Now, African-Americans can obviously be accountable for their portrayals of white people, even if racism persists. Two wrongs and all that. But for a host of complicated reasons having to do with American history and the nature of comedy, our powerful desire to laugh, and our commendable willingness to laugh at ourselves, African-American comedians get a special dispensation, and the white folks who feign injury at their racial burlesque end up looking like humorless idiots and tiresome, reverse-PC litigants.

Chappelle's sketches are about way more than white people, though. They range across ethnic America, devoting special attention to the freaky underbelly of black popular music. The first season featured a delirious, revolting sendup of R. Kelly's sexual quirks, and a recent episode offered a riotous and oddly gripping account of Rick James' lunatic cokehead years—an inspired hybrid of straight documentary and the wildest comic overstatement.

But the show is most reliably funny when Chappelle immerses himself in the sublime disaster of black-white relations. A sketch from the new season, about a "racial draft"—in which the major American ethnicities select, like sports teams, ethnically ambiguous celebrities like Derek Jeter and Mariah Carey as their permanent own—is mostly a dud, until the black team drafts Tiger Woods. Woods is, by his own description, ethnically "Cablinasian" (Caucasian/Black/American-Indian/Asian), but Chappelle plays him as a standard white nerd, grooveless and fawning. Though it can only highlight his indelible, asinine whiteness, Chappelle's Tiger gratefully embraces his new, official blackness: "I've always wanted to say this," he announces, jerking about at the podium and chewing dutifully on his consonants in every black comic's version of white speech, " … fershizzle." That this brief moment is not just amusing but startlingly funny testifies to the show's secret, indispensable ingredient: Chappelle's masterly physical comedy—at once cruelly exaggerated and dead-on—which is somewhat surprising coming from a comic best known for a relaxed, almost drowsy stand-up act.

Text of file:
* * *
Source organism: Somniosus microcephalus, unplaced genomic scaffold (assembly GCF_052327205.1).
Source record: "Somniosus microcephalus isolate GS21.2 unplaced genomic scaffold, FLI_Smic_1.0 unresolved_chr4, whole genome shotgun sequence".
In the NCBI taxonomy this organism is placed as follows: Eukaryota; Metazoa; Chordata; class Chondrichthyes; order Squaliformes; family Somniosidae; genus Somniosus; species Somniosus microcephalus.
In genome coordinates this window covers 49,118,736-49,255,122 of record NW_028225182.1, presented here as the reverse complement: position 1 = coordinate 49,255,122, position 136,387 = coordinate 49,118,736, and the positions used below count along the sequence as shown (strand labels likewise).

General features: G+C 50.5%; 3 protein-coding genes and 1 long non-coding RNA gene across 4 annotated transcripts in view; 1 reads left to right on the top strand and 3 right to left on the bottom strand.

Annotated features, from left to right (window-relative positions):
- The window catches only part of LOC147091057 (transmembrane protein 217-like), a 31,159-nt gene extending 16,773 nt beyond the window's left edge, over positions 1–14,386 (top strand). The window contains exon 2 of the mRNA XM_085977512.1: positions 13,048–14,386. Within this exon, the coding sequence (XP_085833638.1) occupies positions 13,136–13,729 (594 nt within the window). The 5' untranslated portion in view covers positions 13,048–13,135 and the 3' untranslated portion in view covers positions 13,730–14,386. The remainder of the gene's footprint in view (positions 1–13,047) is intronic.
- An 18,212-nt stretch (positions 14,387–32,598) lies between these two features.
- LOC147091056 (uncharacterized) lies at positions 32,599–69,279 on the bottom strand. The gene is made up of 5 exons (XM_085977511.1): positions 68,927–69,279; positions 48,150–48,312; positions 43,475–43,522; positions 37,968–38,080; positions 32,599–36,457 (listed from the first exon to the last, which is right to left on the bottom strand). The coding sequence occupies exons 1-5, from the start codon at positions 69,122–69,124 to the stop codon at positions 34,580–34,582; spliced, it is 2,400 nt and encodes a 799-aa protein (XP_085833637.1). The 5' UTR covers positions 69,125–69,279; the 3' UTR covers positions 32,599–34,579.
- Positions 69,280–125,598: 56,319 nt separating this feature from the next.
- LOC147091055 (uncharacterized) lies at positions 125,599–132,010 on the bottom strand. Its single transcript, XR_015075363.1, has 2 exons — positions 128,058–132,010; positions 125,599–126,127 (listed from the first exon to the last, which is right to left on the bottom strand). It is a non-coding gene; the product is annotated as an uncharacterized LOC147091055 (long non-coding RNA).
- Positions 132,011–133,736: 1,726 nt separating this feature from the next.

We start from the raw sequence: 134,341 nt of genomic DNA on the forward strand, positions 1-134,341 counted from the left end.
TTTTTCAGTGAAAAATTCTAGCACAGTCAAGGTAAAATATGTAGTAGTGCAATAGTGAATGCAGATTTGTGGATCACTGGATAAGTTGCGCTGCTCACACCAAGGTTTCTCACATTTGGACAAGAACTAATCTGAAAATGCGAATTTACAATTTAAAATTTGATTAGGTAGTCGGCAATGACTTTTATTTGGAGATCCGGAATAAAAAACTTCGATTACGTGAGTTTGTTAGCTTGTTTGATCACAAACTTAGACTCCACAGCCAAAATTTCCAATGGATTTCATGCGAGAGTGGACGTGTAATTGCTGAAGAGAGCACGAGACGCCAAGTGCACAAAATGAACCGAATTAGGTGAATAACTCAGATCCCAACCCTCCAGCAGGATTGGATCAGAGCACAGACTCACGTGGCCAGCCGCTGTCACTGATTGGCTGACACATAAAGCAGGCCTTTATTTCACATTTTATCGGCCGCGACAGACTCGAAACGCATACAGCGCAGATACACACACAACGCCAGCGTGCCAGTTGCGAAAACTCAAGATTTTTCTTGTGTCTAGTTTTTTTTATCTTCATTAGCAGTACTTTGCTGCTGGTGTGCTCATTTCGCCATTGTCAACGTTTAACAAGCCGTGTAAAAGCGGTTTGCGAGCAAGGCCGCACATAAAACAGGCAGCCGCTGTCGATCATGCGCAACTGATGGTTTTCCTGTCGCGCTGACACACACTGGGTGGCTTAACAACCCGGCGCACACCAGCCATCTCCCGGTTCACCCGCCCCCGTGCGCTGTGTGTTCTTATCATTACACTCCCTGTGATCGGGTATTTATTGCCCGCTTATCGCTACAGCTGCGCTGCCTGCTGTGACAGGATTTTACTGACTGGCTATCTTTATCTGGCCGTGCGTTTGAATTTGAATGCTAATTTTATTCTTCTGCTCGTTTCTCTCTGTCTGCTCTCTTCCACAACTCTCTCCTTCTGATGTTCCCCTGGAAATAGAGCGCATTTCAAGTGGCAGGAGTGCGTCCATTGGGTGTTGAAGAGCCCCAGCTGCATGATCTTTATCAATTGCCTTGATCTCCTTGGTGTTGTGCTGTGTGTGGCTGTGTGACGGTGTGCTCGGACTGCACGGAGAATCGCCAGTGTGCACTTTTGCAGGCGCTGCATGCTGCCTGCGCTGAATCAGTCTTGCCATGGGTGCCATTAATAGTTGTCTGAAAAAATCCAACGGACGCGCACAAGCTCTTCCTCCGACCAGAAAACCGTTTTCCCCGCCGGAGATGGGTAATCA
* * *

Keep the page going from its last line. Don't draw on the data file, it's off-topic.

Perhaps the most fully realized sketch of all is from last season, a takeoff on MTV's The Real World. Instead of one African-American tossed in with "a bunch of crazy white people," a single white guy named (of course) Chad moves into a sprawling apartment filled with angry black people. (Chappelle's goal—to reverse The Real World's invidious racial alchemy—nicely expresses his retributive itch that, in interviews, he seems to mistake for a sense of justice.) The escalating abuses and misunderstandings climax when roommate Tyree, a feral ex-con played by Eddie Murphy's brother Charlie, stabs Chad's visiting father with a prison-style shiv. This sketch riffs off a black guy's view of a white guy's worst nightmare—the willful misunderstanding, the (literal) whiff of drugs and violence, the scalding indifference to white-bread niceness, the threat of sexual humiliation. Gentle and high-voiced, wide-hipped and pudgy, Chad arrives emasculated, and so, by the ineluctable logic of this nightmare, his cute and busty girlfriend ditches him to sleep with both Tyree and Tyree's prison buddy, Lysol.